Learning to read is the most important thing that ever happened to me.
My father taught me how to read long before it was broached at school by encouraging me to write a book. That’s the object represented by the line drawing. Entitled My Family, the actual artefact disappeared years ago, but I recall its general trajectory: I introduced each member – Mom, Dad, my brother and myself, possibly Buttons the cat and Budge the basset hound – before offering up a few bon mots about our favourite pursuits*.
[*When I was in Grade 2 Mom was called into school to discuss an essay I’d written about family life. I’ve no recollection of the assignment or its aftermath, but she told the story often and with tremendous pride. Apparently I’d described us as a loose collection of multi-faceted individuals who each went their own way, glancing off one another for occasional meals and other communal activities. My teacher, reading the essay, felt there might be psychological issues worth investigating. My mother, examining the identical text, declared her firstborn a genius who’d captured the household perfectly. And so I had, but that doesn’t mean Mrs. Gunderson didn’t have a point.]
My Family was bound with brass fasteners that you popped through punched holes, spreading the wings out on the other side to secure your pages. It was painstakingly hand lettered and illustrated with the crudest of stick figures. My drawing skills haven’t improved a bit after all these years, during which time my always eccentric penmanship eroded, a victim of the computer age.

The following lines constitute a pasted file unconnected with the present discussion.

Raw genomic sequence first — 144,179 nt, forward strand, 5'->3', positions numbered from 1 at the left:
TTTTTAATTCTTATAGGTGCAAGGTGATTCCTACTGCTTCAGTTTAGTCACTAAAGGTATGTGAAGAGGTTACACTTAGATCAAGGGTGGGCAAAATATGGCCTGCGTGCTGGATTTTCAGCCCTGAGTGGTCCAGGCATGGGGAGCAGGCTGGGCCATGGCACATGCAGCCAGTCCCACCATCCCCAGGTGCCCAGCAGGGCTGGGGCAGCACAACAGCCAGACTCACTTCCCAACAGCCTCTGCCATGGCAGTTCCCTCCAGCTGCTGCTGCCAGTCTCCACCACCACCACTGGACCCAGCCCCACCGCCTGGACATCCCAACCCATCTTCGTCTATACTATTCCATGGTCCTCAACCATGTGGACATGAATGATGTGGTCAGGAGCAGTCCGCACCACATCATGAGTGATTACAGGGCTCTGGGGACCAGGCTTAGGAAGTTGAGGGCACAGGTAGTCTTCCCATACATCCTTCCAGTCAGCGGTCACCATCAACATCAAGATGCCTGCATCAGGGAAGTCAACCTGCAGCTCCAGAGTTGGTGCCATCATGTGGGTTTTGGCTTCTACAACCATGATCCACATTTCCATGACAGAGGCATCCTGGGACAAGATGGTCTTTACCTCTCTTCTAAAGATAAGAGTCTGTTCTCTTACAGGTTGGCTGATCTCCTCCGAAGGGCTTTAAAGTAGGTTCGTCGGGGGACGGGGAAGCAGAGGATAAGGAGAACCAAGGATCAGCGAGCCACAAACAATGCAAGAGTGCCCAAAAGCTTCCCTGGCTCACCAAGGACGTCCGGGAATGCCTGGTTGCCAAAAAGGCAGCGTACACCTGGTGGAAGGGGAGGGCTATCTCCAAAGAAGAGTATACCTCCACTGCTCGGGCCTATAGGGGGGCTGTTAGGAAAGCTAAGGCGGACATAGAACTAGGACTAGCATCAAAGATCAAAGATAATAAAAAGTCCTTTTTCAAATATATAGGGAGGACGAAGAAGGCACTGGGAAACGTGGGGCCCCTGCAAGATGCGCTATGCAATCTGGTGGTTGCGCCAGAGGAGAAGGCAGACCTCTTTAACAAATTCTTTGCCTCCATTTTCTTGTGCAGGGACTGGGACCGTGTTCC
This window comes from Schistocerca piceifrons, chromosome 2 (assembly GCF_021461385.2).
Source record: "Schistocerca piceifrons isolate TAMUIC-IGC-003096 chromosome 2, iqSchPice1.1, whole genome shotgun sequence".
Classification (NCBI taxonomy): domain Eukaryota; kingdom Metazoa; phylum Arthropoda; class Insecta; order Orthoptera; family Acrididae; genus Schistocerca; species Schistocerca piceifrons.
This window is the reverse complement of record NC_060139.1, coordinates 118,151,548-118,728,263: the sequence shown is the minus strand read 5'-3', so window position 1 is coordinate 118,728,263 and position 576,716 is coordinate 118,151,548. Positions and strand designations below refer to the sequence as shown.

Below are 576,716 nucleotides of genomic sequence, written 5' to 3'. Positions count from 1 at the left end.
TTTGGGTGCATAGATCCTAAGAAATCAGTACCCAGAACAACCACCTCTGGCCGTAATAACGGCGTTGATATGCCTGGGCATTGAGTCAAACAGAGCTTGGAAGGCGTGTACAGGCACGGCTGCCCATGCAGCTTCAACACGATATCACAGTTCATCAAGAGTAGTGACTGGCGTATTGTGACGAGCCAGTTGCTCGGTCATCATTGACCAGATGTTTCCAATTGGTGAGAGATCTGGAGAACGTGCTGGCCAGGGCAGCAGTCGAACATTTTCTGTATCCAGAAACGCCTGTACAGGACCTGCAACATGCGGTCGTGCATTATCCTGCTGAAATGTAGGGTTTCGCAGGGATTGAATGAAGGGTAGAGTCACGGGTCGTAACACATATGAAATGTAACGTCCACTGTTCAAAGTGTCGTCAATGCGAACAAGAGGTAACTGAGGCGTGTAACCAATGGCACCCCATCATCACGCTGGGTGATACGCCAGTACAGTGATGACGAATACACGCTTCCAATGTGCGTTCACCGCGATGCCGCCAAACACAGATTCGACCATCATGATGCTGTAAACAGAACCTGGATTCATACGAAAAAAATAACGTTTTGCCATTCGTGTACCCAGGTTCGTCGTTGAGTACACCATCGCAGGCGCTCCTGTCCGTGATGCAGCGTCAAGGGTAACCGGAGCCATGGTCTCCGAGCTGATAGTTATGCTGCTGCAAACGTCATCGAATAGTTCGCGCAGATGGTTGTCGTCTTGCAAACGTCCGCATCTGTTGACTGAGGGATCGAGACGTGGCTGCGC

From the day of “publication”, starting with Dick and Jane primers and moving rapidly to the contents of my parents’ shelves (I have an Iceberg Slim story, remind me to tell you some day), I have been a voracious reader. My first trip to a library – probably at the university where my dad taught – was a disaster. Stepping over the threshold I burst into tears, wailing, “I’ll never be able to read all of them, and they keep making more!”
I still feel that anguish just as keenly. I acquire books faster than I can read them, and I read swiftly. I can’t pass – much less enter – a charity shop, second-hand bookshop or even a chain outlet without my fingers itching. I bought a Kindle and named it Lorelei in honour of the woman who delighted in finding new places to wear diamonds – or store literature.
I lust for books. My appetite is insatiable. There is almost nothing I’d rather be doing than reading. (Imagine my delight as a teen when I discovered that our anatomical arrangement allows girls to read while self-pleasuring. Talk about intelligent design.)
When I ask my brother how he remembers my younger self, he says, “You always had your nose in a book.”
I remember returning from a play date somewhat shell-shocked. When Mom asked what was wrong, I said, “I don’t get it; there are no books in their house.”
A beauty from Donegal with whom I had a briefs encounter – never underestimate the seductive properties of Robert Frost paired with a tumbler of Jameson’s – turned to me, eyes shiny with excitement, to exclaim, “Aren’t words the most wonderful things?” Yes, I said, yes.
My ex-husband claimed he fell in love when he caught sight of my book collection and because I slept with a dictionary beside my bed. (I still do.) Years later I knew the marriage was over when he shouted, “Why do you have so fucking many books?”
In combination, words can be lethal or sentimental, hilarious or horrifying. Taken solo like the bonbons that they are, they offer much to delight ear and tongue, regardless of their meaning. Ineluctable is a goodie, but I plump for deliquescence and specificity every time, loving the way they play inside my mouth.
If only all relationships were as trouble-free and enduring as my love affair with words.